How to Write Jokes – Joke Structure Part 3

Greg Dean How to Write Jokes

In my previous article, How to Write Jokes – Joke Structure Part 2, I showed how every joke has two stories imagined in the audiences mind by making assumptions. In this article, How to Write Jokes – Joke Structure Part 3, I’ll reveal the role of assumptions in joke structure.

What Exactly Is an Assumption?

I’m sorry, I assumed you knew. An assumption can be any thought based on taking something for granted, presupposing, conjecturing, presuming, forecasting, projecting onto, theorizing about, speculating upon, or accepting that something is as it’s always been.

If that doesn’t help, here’s my definition of assumption: Everything you imagine exists, but aren’t directly perceiving in the present is an assumption.

“That’s deep,” you might think.

But it’s true. Anything you currently cannot see, hear, feel, taste, or smell exists only as an assumption. The chances are that it does exist, but since you have no direct evidence that it does, you’re making an assumption.

We do this because human beings, as a rule, have a profound need for things to make sense. If something doesn’t make sense, we’ll fill in the information so it will make sense and we do that by making assumptions based on our past experience.

“Do you have an example?”

Yes, take this article for example. You know it’s an article because of your past experience with other articles. Now, since your perspective or point of view limits the information your senses can experience directly, while you’re reading one page, you can’t see the other pages. This is a fancy way of saying, it’s impossible to experience everything all the time. If you could, you’d be God. Instead, what you have is a mental model of what this and other articles are like, you assume an unfinished paragraph will continue on the next page. You assume you’ll read the sentences from left to right. You assume the writing will continue to be in English. Usted asume todo sobre el artículo directamente no percibes, ahora mismo.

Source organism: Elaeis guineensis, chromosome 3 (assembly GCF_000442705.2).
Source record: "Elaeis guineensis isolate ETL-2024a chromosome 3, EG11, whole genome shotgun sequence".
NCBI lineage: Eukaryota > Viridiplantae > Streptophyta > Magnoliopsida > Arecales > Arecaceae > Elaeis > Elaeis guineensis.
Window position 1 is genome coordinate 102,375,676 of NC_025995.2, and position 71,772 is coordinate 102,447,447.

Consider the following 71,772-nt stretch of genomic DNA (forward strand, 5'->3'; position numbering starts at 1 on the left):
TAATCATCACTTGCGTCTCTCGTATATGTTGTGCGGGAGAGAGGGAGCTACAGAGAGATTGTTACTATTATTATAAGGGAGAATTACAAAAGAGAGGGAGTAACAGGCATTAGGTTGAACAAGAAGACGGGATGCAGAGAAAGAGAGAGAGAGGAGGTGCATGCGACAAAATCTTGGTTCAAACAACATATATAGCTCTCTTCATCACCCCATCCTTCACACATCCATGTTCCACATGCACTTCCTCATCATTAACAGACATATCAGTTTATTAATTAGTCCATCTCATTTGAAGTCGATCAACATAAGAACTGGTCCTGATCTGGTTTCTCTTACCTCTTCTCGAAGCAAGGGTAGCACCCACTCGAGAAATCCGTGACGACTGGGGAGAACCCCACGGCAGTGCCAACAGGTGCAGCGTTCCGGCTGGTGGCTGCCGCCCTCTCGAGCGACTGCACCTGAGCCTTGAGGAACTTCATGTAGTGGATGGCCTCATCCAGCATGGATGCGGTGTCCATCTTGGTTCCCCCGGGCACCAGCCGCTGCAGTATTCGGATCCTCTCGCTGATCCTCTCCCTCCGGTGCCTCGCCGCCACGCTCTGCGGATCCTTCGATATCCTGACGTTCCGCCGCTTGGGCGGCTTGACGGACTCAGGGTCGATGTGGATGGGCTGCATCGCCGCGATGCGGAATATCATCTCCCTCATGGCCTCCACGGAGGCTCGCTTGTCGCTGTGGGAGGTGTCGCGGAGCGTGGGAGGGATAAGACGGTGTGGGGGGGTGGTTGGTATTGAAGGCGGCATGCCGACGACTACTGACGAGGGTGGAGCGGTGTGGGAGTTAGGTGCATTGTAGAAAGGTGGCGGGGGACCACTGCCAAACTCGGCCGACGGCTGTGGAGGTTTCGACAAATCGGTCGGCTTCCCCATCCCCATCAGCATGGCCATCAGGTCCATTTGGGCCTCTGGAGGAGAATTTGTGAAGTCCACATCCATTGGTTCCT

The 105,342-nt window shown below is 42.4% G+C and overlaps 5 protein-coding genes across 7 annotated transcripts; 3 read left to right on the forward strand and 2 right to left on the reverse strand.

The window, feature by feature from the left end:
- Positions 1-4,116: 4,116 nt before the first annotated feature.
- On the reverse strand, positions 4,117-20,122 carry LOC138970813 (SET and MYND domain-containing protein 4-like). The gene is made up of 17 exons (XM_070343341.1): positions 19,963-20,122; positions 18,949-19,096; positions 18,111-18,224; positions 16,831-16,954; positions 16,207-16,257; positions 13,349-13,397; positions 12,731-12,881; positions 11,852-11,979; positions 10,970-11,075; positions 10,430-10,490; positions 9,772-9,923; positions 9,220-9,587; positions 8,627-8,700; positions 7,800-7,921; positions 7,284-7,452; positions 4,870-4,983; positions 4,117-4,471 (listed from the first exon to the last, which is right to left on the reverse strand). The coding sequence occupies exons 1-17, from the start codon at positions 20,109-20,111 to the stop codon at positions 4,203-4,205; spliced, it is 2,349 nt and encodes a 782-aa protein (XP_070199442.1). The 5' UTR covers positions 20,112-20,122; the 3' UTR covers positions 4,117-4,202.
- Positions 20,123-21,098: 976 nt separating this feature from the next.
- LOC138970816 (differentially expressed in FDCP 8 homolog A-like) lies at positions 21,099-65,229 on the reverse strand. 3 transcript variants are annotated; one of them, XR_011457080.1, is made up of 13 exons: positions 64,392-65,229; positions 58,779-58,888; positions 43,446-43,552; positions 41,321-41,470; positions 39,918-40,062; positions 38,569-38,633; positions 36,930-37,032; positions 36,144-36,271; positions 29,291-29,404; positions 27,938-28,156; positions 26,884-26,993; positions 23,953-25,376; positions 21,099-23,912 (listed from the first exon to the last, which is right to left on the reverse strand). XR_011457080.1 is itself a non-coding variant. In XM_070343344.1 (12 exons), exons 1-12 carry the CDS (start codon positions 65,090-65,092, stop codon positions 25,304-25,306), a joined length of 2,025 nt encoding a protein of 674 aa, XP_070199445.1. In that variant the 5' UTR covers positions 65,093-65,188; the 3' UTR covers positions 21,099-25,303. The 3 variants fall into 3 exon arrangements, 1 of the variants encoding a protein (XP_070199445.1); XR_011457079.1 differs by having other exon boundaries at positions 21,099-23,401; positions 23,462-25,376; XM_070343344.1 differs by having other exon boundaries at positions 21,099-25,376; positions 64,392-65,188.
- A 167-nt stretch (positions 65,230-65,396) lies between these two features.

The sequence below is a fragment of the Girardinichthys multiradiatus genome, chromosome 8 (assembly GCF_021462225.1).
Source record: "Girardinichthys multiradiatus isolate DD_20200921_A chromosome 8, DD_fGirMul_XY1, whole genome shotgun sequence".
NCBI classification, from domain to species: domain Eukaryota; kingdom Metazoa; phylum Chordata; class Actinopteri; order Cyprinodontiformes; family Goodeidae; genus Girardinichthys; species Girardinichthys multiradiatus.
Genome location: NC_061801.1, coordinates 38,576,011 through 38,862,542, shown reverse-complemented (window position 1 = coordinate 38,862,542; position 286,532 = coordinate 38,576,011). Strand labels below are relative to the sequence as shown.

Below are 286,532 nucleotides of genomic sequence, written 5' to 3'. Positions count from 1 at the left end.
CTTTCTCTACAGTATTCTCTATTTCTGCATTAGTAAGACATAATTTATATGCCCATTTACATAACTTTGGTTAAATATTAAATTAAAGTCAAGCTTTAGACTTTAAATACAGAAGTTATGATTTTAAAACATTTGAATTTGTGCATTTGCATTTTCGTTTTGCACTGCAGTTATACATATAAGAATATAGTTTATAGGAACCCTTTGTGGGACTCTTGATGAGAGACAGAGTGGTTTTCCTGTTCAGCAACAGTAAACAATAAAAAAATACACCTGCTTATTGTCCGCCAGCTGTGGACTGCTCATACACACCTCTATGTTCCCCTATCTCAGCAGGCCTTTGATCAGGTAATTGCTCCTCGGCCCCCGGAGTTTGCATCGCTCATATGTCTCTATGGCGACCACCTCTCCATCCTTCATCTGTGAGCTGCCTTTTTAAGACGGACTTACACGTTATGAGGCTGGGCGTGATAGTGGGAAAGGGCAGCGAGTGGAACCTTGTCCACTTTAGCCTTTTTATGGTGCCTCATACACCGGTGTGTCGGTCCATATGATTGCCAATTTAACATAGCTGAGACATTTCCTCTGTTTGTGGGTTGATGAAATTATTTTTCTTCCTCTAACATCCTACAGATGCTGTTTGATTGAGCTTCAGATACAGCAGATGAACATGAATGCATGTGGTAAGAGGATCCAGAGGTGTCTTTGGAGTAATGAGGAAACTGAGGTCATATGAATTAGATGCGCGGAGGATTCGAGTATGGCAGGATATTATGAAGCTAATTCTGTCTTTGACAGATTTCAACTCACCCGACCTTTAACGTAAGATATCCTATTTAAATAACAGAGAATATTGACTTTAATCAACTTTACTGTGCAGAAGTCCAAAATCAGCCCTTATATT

Doing this is not a bad thing. In fact, it’s absolutely necessary. Imagine a world without assumptions. You’d have to carefully test each step you took to make sure the floor would hold your weight. You’d have to peek behind everything to find out whether the backs were actually there. You’d have to look in a mirror to make sure you’re still human. You’d have to call the IRS every year to determine if they still wanted your money. Get the idea?

It’s the fact that our perspective limits the information we can experience directly, and that we fill in that remaining void with assumptions, which creates the expectation of believing we understand what was meant. This is how the setup misdirects the audience. Once the assumptions are accepted as true, then we can be surprised by something else. It’s this mental phenomenon that makes jokes possible.

In my next article, How to Write Jokes – Joke Structure Part 4, I’ll show how assumptions open the door to writing jokes.


• I’ve just got the proofs back for my Workbook 1 – How to Write Jokes. It’s ready to be published. Next, is to get someone to design a book cover.

• I smoked a Rocky Patel cigar while writing this blog. Very good. I only get one a week.

• Free Comedy Class – In Hollywood CA – Thursday Aug. 23rd – $50 OFF the upcoming Beginner Stand-Up Comedy Workshop starting Thursday Aug. 30th. Come check it out.

Take Comedy Classes,

Greg Dean

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